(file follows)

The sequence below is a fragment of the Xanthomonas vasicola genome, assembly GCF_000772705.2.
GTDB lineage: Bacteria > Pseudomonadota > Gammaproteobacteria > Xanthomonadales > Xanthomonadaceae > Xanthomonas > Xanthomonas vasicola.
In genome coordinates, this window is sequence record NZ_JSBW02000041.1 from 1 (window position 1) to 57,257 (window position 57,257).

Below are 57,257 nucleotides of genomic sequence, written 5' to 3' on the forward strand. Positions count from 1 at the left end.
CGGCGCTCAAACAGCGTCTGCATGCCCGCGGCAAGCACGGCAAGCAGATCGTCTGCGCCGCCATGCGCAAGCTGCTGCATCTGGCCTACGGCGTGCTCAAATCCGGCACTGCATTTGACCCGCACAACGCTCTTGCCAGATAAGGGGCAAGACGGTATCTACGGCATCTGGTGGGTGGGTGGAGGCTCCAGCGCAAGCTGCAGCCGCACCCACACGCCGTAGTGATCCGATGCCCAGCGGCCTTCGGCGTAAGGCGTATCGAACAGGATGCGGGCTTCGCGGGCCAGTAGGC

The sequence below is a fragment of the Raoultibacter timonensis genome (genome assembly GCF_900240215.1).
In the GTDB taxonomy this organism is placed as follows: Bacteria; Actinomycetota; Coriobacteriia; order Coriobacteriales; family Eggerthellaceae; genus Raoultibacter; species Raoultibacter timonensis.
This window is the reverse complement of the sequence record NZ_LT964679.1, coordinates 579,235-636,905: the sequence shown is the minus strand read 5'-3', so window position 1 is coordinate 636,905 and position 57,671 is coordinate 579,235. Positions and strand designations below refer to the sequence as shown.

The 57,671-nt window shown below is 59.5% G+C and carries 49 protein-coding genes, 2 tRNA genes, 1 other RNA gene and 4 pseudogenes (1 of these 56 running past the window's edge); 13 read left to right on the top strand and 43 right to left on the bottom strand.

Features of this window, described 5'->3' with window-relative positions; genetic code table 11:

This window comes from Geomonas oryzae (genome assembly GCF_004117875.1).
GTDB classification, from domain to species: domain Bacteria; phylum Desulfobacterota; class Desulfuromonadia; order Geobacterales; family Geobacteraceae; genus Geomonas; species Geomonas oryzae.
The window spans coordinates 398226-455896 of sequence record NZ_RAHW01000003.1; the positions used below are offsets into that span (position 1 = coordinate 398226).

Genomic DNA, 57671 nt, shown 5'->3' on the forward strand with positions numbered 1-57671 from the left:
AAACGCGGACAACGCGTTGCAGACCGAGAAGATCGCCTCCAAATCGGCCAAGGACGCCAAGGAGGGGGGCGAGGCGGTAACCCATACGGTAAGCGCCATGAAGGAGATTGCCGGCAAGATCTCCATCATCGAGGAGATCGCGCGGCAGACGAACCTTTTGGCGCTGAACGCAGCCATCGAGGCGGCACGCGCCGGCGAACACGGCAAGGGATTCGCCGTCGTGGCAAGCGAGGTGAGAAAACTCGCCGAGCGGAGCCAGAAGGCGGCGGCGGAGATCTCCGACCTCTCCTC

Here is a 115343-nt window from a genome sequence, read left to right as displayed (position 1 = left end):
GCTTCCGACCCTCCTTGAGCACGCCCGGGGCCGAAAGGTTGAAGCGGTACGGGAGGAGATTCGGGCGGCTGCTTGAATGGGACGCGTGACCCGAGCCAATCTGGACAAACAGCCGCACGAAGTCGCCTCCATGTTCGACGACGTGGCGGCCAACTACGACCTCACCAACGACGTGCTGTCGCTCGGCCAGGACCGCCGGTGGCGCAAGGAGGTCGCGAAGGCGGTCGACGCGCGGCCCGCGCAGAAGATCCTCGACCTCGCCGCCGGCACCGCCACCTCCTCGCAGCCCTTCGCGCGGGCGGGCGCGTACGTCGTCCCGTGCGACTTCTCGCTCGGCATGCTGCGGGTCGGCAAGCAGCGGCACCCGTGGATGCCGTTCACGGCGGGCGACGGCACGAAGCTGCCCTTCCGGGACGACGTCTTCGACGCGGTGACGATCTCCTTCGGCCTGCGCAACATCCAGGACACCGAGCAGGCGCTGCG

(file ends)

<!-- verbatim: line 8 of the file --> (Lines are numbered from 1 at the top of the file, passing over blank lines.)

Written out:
This window is the reverse complement of the sequence record NZ_LT964679.1, coordinates 579,235-636,905: the sequence shown is the minus strand read 5'-3', so window position 1 is coordinate 636,905 and position 57,671 is coordinate 579,235. Positions and strand designations below refer to the sequence as shown.